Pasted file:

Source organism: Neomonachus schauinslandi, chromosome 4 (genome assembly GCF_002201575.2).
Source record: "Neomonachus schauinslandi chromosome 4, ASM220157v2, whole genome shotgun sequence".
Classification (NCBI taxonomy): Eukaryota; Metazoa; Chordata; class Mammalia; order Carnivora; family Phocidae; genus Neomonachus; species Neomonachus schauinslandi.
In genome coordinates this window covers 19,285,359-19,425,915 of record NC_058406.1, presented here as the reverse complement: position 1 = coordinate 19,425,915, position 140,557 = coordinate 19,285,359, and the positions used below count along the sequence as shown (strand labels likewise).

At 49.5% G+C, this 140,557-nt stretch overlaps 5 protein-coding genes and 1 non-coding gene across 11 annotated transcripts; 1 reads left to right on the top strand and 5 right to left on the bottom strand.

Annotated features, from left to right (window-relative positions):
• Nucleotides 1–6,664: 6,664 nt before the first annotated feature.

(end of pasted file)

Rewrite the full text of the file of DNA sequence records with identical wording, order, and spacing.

Source organism: Neomonachus schauinslandi, chromosome 4 (genome assembly GCF_002201575.2).
Source record: "Neomonachus schauinslandi chromosome 4, ASM220157v2, whole genome shotgun sequence".
Classification (NCBI taxonomy): Eukaryota; Metazoa; Chordata; class Mammalia; order Carnivora; family Phocidae; genus Neomonachus; species Neomonachus schauinslandi.
In genome coordinates this window covers 19,285,359-19,425,915 of record NC_058406.1, presented here as the reverse complement: position 1 = coordinate 19,425,915, position 140,557 = coordinate 19,285,359, and the positions used below count along the sequence as shown (strand labels likewise).

At 49.5% G+C, this 140,557-nt stretch overlaps 5 protein-coding genes and 1 non-coding gene across 11 annotated transcripts; 1 reads left to right on the top strand and 5 right to left on the bottom strand.

Annotated features, from left to right (window-relative positions):
• Nucleotides 1–6,664: 6,664 nt before the first annotated feature.